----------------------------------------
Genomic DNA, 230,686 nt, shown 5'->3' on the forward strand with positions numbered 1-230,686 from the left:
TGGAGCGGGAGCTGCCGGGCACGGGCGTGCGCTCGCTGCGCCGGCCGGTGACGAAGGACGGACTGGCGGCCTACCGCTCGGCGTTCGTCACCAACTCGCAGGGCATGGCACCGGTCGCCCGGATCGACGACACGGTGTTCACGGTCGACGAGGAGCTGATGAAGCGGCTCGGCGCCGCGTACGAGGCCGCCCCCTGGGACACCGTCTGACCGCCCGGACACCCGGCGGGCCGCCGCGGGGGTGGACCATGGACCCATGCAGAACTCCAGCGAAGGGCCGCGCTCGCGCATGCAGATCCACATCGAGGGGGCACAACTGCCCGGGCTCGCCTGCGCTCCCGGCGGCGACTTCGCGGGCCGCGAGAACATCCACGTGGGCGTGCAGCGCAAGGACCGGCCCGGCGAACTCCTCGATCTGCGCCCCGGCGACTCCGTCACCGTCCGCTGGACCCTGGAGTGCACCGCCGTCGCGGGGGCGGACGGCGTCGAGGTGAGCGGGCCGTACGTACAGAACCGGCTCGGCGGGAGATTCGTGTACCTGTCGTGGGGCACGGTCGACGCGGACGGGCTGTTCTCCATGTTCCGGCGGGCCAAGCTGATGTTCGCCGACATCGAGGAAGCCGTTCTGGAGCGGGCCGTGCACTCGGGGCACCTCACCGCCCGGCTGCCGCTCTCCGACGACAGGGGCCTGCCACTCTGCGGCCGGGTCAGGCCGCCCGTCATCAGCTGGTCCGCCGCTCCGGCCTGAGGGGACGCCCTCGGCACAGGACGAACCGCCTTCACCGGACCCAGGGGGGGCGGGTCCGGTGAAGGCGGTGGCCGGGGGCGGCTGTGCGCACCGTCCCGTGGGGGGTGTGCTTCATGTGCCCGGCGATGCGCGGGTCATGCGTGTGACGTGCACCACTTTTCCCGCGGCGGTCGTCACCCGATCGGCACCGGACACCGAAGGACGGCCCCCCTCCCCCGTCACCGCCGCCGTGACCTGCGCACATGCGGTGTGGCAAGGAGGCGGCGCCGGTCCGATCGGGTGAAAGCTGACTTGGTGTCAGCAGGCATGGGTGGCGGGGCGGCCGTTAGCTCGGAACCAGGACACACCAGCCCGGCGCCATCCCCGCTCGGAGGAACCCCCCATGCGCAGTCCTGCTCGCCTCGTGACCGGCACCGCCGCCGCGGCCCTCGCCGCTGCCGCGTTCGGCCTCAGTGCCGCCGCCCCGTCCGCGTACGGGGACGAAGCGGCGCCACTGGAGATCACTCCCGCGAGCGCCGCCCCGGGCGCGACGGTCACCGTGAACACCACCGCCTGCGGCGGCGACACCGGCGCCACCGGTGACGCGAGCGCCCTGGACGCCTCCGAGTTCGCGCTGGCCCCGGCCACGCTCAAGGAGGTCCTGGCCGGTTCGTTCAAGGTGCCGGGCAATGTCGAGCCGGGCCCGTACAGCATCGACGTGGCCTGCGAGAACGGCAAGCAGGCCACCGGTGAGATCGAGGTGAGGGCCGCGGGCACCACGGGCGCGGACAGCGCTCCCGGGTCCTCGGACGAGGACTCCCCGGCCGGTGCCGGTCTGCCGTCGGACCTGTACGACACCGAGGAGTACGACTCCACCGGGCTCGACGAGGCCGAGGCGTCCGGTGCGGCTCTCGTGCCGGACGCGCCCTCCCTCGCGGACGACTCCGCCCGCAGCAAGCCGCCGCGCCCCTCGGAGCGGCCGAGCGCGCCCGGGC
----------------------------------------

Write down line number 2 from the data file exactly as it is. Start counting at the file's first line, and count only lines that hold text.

TGGAGCGGGAGCTGCCGGGCACGGGCGTGCGCTCGCTGCGCCGGCCGGTGACGAAGGACGGACTGGCGGCCTACCGCTCGGCGTTCGTCACCAACTCGCAGGGCATGGCACCGGTCGCCCGGATCGACGACACGGTGTTCACGGTCGACGAGGAGCTGATGAAGCGGCTCGGCGCCGCGTACGAGGCCGCCCCCTGGGACACCGTCTGACCGCCCGGACACCCGGCGGGCCGCCGCGGGGGTGGACCATGGACCCATGCAGAACTCCAGCGAAGGGCCGCGCTCGCGCATGCAGATCCACATCGAGGGGGCACAACTGCCCGGGCTCGCCTGCGCTCCCGGCGGCGACTTCGCGGGCCGCGAGAACATCCACGTGGGCGTGCAGCGCAAGGACCGGCCCGGCGAACTCCTCGATCTGCGCCCCGGCGACTCCGTCACCGTCCGCTGGACCCTGGAGTGCACCGCCGTCGCGGGGGCGGACGGCGTCGAGGTGAGCGGGCCGTACGTACAGAACCGGCTCGGCGGGAGATTCGTGTACCTGTCGTGGGGCACGGTCGACGCGGACGGGCTGTTCTCCATGTTCCGGCGGGCCAAGCTGATGTTCGCCGACATCGAGGAAGCCGTTCTGGAGCGGGCCGTGCACTCGGGGCACCTCACCGCCCGGCTGCCGCTCTCCGACGACAGGGGCCTGCCACTCTGCGGCCGGGTCAGGCCGCCCGTCATCAGCTGGTCCGCCGCTCCGGCCTGAGGGGACGCCCTCGGCACAGGACGAACCGCCTTCACCGGACCCAGGGGGGGCGGGTCCGGTGAAGGCGGTGGCCGGGGGCGGCTGTGCGCACCGTCCCGTGGGGGGTGTGCTTCATGTGCCCGGCGATGCGCGGGTCATGCGTGTGACGTGCACCACTTTTCCCGCGGCGGTCGTCACCCGATCGGCACCGGACACCGAAGGACGGCCCCCCTCCCCCGTCACCGCCGCCGTGACCTGCGCACATGCGGTGTGGCAAGGAGGCGGCGCCGGTCCGATCGGGTGAAAGCTGACTTGGTGTCAGCAGGCATGGGTGGCGGGGCGGCCGTTAGCTCGGAACCAGGACACACCAGCCCGGCGCCATCCCCGCTCGGAGGAACCCCCCATGCGCAGTCCTGCTCGCCTCGTGACCGGCACCGCCGCCGCGGCCCTCGCCGCTGCCGCGTTCGGCCTCAGTGCCGCCGCCCCGTCCGCGTACGGGGACGAAGCGGCGCCACTGGAGATCACTCCCGCGAGCGCCGCCCCGGGCGCGACGGTCACCGTGAACACCACCGCCTGCGGCGGCGACACCGGCGCCACCGGTGACGCGAGCGCCCTGGACGCCTCCGAGTTCGCGCTGGCCCCGGCCACGCTCAAGGAGGTCCTGGCCGGTTCGTTCAAGGTGCCGGGCAATGTCGAGCCGGGCCCGTACAGCATCGACGTGGCCTGCGAGAACGGCAAGCAGGCCACCGGTGAGATCGAGGTGAGGGCCGCGGGCACCACGGGCGCGGACAGCGCTCCCGGGTCCTCGGACGAGGACTCCCCGGCCGGTGCCGGTCTGCCGTCGGACCTGTACGACACCGAGGAGTACGACTCCACCGGGCTCGACGAGGCCGAGGCGTCCGGTGCGGCTCTCGTGCCGGACGCGCCCTCCCTCGCGGACGACTCCGCCCGCAGCAAGCCGCCGCGCCCCTCGGAGCGGCCGAGCGCGCCCGGGC